“What’s is like to die?” is probably one of the biggest questions we have as humans. Although I still can’t answer that, I had a couple of close calls while in the hospital that I think are worth sharing.
Late one night (a few nights after I was hospitalized), the CNA came in to take my blood pressure and got a reading of 80 something over 40 something. Although my blood pressure tends to run low on a regular basis, that was low even for me. My temperature was also hovering at around 102. I was still woozy and somewhat confused.
The CNA called the nurse to report her (his?) findings. A few minutes later, the nurse came in and checked my vitals again. My blood pressure seemed to have dropped even more and I still had a pretty high fever.
I don’t recall the exact sequence of events after that. Maybe the charge nurse was called? I do remember getting a sense that the nursing staff was beginning to panic. Although I was groggy, I was still coherent enough to know something bad was happening.
A short time later, I heard the sound of footsteps running down the hall, and people began rushing into my room. One woman crouched down by the side of my bed and told me she was from the hospital’s Rapid Response Team (RRT) and they were there to help me. I didn’t really catch much else of what she was saying. I was too busy watching the numbers on the blood pressure monitor, which seemed to be slowly dropping.
A clergy member stopped by and asked if I would like him to pray with me. I accepted, but have no idea what he actually said. The last thing I remember doing before losing consciousness was wondering if I was about to die.
When I woke up, I was alone and had no idea how much time had passed. It was daylight, and the sink next to me was covered with empty ice packs and other medical supplies. I called for the nurse and asked what had happened. She didn’t tell me anything I didn’t already know. Out of curiosity, I asked her if I had died the night before. She assured me I hadn’t.
As the day went on, I was still feeling confused and wasn’t very confident the doctors really knew what was going on with me. So I called my sister who lives in south Florida. “I need your help,” I said. She asked what was going on, so I told her what had happened and I felt like I needed help from someone who was likely to ask questions (my husband has a tendency to believe whatever the doctors tell him). I also needed someone who knew something about navigating the medical system.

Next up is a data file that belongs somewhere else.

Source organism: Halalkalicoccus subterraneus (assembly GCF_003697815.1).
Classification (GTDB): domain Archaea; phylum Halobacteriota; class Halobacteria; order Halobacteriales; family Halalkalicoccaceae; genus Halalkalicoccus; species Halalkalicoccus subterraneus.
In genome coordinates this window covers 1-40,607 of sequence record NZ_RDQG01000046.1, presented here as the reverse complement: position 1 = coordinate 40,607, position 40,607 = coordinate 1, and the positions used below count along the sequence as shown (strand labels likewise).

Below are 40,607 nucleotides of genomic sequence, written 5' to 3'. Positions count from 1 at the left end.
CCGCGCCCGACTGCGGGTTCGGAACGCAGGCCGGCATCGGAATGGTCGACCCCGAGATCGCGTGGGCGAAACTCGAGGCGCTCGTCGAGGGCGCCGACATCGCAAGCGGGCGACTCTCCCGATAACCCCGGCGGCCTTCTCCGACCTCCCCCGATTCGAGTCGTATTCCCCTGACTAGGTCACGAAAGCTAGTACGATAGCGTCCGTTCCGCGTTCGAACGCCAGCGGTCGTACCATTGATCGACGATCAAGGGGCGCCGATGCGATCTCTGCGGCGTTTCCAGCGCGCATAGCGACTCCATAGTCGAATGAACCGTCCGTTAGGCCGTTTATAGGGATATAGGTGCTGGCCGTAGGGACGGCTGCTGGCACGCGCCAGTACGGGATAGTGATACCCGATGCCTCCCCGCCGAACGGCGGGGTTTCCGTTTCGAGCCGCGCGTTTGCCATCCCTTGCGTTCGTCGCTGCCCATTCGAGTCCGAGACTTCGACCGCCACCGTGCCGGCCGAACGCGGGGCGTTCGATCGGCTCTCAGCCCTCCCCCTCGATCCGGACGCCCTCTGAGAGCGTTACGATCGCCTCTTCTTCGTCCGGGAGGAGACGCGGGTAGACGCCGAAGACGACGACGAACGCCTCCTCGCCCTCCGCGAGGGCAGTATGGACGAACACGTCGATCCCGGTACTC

So my sister made the five hour trip to spend two nights with me in the hospital. During that time, they managed to get my fever and my pain under control and I became somewhat less confused (although I was still occasionally talking to people who weren’t there and kept thinking the machine that took the vital signs was a person). At least I was aware I was doing those things. We spent a lot of our time making lists of things that needed to be done when I got out of the hospital.
When my sister went home, my husband came back to stay with me. That’s when the second incident happened.
My blood counts were still low from the chemotherapy, so my doctor had ordered what was to be the last of several blood transfusions. My nurse stayed in the room with me for the first 15 minutes of the transfusion, as was hospital policy. Everything seemed fine at first.
After the blood had been running for a few minutes, the nurse asked me if I felt okay. My ears suddenly started to pop, so I told him my ears were popping. He thought that was unusual but not necessarily related to the transfusion, so he asked if I felt okay otherwise. All of a sudden, my throat felt like it was beginning to close and I said, “Something’s wrong.” He asked what what was going on and I told him I was having a hard time breathing. He became visibly nervous, but didn’t really seem to know what to do. I’m pretty sure he went into the hall to ask someone because I heard one of the other nurses yell, “Stop the blood!”
I’m not sure what all was going on while my nurse was stopping the blood, but I did know my pulse was quickly rising. I watched the monitor as it went from 100 to 150, and then past 175.
The RRT showed up again and someone said the doctor had been called. I heard someone say, “She’s in A-fib,” which threw me into a full-blown panic (as if I wasn’t panicking already). I began shaking uncontrollably and started yelling for help, but nobody seemed to know what to do. Instead, all the nurses who had cared for me over the last few weeks were all standing in my doorway just watching.
My husband was yelling something about being in a hospital and not being able to get a doctor (his language was a bit more colorful). I’m not sure at what point the doctor did actually show up. I never actually saw him/her.
At some point, someone from the RRT jabbed an epi-pen into my stomach to counteract the blood reaction. I was also given Benadryl. But I don’t remember any of that.
The entire incident was chaotic and I was again sure I was going to die. Then out of the of the corner of my eye, I saw the chaplain who had brought me the prayer shawl last time I was in the hospital. I had brought the shawl to the hospital with me, so I held it up to get her attention. She came over to my bedside and asked me if I wanted her to pray with me. That helped calm me down some, and they eventually managed to get my pulse rate back under control. And thankfully, there were no further notable incidents during this last hospital stay (as if that weren’t enough).
That’s it for now. Thanks for reading my blog. If you’d like to help me with my battle with cancer, please go to https://www.youcaring.com/julie-mears-henry-495041.